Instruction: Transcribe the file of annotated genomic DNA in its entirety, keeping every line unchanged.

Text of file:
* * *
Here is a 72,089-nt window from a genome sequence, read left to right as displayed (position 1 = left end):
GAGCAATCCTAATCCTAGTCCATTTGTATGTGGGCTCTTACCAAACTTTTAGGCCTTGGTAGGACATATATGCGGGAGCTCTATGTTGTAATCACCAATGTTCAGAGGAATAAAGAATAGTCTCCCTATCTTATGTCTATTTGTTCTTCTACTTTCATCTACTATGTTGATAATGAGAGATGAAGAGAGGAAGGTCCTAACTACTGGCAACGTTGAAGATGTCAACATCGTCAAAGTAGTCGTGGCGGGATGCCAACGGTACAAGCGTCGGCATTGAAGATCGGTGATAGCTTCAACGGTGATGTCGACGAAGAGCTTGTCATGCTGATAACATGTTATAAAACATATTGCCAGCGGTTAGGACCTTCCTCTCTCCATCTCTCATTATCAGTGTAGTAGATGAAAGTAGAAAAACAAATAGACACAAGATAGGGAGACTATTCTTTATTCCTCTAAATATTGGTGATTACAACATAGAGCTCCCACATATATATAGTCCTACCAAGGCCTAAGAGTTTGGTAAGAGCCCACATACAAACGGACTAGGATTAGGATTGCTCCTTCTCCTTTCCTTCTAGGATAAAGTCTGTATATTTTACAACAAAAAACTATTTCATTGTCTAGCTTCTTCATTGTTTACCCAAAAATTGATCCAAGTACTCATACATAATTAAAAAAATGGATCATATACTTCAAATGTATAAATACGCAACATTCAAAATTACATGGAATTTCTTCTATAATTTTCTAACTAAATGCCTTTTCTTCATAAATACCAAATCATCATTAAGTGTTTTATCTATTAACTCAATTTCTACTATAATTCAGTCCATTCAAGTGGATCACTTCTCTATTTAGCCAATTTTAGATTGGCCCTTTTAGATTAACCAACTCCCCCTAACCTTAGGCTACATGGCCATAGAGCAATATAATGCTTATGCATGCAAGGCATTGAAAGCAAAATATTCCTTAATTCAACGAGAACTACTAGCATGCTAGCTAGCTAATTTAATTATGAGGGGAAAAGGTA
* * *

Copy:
Here is a 72,089-nt window from a genome sequence, read left to right as displayed (position 1 = left end):
GAGCAATCCTAATCCTAGTCCATTTGTATGTGGGCTCTTACCAAACTTTTAGGCCTTGGTAGGACATATATGCGGGAGCTCTATGTTGTAATCACCAATGTTCAGAGGAATAAAGAATAGTCTCCCTATCTTATGTCTATTTGTTCTTCTACTTTCATCTACTATGTTGATAATGAGAGATGAAGAGAGGAAGGTCCTAACTACTGGCAACGTTGAAGATGTCAACATCGTCAAAGTAGTCGTGGCGGGATGCCAACGGTACAAGCGTCGGCATTGAAGATCGGTGATAGCTTCAACGGTGATGTCGACGAAGAGCTTGTCATGCTGATAACATGTTATAAAACATATTGCCAGCGGTTAGGACCTTCCTCTCTCCATCTCTCATTATCAGTGTAGTAGATGAAAGTAGAAAAACAAATAGACACAAGATAGGGAGACTATTCTTTATTCCTCTAAATATTGGTGATTACAACATAGAGCTCCCACATATATATAGTCCTACCAAGGCCTAAGAGTTTGGTAAGAGCCCACATACAAACGGACTAGGATTAGGATTGCTCCTTCTCCTTTCCTTCTAGGATAAAGTCTGTATATTTTACAACAAAAAACTATTTCATTGTCTAGCTTCTTCATTGTTTACCCAAAAATTGATCCAAGTACTCATACATAATTAAAAAAATGGATCATATACTTCAAATGTATAAATACGCAACATTCAAAATTACATGGAATTTCTTCTATAATTTTCTAACTAAATGCCTTTTCTTCATAAATACCAAATCATCATTAAGTGTTTTATCTATTAACTCAATTTCTACTATAATTCAGTCCATTCAAGTGGATCACTTCTCTATTTAGCCAATTTTAGATTGGCCCTTTTAGATTAACCAACTCCCCCTAACCTTAGGCTACATGGCCATAGAGCAATATAATGCTTATGCATGCAAGGCATTGAAAGCAAAATATTCCTTAATTCAACGAGAACTACTAGCATGCTAGCTAGCTAATTTAATTATGAGGGGAAAAGGTA